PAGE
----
It seem nice that Oracle is "offering" to further extend it contributions to open source. But the problem is that an offer is only genuine if the person making the offer is capable of something known as "informed consent." I think it has been demonstrated that Larry Ellison is too mentally handy capped to actually consent to the so-called offer of JavaFX and as such it will be retracted at any time.

Anyone else find it ironic that Oracle takes the stance that Android's distribution is illegal but then still produces a port of JavaFX which is only useful if you happen to have access to a copy of Android?

The only way I can make sense out of the actions of Larry Ellison is if I take it as a given that he exists in multiple parallel realities at the same time and just can't keep them straight anymore. Hence, he is acting on the basis that in one reality the Java API was never provided as an open framework and in another reality Android is legal so it only makes sense to release applications for it.

But of course the idea someone is acting irrationally due to an existence in multiple universes at the same time is just crazy. Right?

[1] http://developers.slashdot.org/story/12/04/18/0044257/ellison-doesnt-know-if-java-is-free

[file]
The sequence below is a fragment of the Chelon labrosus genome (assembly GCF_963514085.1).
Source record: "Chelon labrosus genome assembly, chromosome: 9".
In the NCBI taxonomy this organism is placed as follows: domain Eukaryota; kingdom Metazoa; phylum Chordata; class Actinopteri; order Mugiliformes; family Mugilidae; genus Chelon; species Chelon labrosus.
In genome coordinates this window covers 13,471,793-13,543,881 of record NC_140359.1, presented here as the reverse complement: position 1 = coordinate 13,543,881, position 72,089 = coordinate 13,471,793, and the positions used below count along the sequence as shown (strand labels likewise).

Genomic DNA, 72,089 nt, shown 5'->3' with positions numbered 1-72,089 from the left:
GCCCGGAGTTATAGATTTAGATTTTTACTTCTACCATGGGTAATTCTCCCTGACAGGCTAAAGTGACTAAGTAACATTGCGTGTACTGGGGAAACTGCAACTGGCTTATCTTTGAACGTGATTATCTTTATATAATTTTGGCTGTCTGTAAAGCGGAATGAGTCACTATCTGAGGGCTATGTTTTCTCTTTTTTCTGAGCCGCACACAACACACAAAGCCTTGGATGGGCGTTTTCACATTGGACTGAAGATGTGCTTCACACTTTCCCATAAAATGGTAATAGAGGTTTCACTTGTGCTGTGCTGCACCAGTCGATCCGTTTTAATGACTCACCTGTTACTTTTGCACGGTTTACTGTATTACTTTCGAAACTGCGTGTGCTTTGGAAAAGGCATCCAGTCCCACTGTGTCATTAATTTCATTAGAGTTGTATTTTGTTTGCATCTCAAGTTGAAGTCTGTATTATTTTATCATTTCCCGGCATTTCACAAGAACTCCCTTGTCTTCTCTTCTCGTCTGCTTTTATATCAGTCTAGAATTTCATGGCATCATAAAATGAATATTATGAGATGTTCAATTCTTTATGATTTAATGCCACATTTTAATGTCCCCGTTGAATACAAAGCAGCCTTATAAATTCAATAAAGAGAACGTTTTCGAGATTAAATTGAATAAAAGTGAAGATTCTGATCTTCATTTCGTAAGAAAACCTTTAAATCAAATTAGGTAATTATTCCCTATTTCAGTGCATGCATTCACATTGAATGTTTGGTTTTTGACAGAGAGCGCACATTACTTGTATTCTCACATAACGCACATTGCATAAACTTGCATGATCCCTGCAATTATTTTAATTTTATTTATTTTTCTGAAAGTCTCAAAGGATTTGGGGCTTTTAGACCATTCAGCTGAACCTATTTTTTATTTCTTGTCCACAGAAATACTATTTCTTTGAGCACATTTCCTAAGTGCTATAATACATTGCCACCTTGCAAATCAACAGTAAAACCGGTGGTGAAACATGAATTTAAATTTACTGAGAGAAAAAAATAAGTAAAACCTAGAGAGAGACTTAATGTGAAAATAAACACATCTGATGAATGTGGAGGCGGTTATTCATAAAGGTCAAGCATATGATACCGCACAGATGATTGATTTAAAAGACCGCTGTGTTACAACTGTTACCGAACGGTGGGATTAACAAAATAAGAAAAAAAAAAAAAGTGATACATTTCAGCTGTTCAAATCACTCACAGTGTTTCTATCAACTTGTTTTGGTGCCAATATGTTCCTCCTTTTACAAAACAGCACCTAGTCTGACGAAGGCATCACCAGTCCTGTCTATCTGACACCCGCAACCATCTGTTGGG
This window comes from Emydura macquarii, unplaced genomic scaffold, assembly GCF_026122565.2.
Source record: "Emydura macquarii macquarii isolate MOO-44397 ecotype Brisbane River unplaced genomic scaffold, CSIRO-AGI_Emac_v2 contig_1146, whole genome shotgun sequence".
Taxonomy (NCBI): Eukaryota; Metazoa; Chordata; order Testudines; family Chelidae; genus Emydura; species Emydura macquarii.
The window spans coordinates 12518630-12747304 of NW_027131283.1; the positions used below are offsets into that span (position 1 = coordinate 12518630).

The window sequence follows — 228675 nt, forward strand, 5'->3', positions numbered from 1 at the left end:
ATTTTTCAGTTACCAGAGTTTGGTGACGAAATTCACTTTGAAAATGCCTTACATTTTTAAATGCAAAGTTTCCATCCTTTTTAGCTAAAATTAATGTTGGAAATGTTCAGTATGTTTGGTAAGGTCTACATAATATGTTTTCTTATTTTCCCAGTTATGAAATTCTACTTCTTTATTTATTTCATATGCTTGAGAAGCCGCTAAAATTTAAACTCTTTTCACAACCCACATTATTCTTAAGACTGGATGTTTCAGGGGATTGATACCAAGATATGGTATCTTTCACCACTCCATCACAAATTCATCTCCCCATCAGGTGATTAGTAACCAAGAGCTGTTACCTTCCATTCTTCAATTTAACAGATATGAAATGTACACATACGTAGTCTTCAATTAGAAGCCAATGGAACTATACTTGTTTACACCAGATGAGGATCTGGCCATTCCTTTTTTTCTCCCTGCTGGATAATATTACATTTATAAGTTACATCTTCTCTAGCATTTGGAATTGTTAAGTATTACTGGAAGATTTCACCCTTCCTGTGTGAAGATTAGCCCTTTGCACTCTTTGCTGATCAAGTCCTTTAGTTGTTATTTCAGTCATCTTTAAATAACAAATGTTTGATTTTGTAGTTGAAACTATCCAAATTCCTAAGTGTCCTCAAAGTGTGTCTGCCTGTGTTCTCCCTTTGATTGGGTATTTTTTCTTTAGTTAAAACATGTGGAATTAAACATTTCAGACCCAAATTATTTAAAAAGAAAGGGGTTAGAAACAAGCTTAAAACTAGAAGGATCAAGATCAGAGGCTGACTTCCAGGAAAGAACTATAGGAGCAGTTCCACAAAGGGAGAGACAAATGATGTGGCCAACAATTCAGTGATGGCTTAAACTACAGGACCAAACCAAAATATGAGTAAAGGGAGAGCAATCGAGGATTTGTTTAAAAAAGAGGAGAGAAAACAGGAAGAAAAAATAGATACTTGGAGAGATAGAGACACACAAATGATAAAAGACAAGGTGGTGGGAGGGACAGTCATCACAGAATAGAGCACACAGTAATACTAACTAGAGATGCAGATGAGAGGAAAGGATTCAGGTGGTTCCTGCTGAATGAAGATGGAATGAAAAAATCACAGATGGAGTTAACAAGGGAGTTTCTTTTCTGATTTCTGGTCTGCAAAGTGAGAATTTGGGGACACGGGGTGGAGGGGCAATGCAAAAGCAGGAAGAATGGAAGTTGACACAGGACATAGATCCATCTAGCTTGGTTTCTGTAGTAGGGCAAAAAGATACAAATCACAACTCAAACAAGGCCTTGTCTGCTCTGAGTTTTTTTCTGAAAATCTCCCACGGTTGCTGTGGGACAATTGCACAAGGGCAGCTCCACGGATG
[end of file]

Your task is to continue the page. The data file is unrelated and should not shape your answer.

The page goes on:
JavaFX replaces Swing? (3, Informative)

_xeno_ (155264) | about a year and a half ago | (#42885625)

Huh, who knew. Last I checked, JavaFX was built on top of Swing. Apparently that may have changed with 2.0.

Or maybe not. I can't tell.

But one thing seems pretty clear from screenshots: your JavaFX applications will fit in with the native desktop just about as well as your Swing applications did. Which is to say, "not at all."

Re:JavaFX replaces Swing? (-1)

Anonymous Coward | about a year and a half ago | (#42885899)

So basically you know very little about the current state of Java but that's not enough to keep you from trolling.

Re:JavaFX replaces Swing? (1)

_xeno_ (155264) | about a year and a half ago | (#42886095)

No, I know next to nothing about the state of JavaFX. If you want me to talk to you about server-side features of Java, including some new Java 7 features I'm still not using because I have to stick with Java 6 for the foreseeable future due to IT overzealousness, that I can talk about.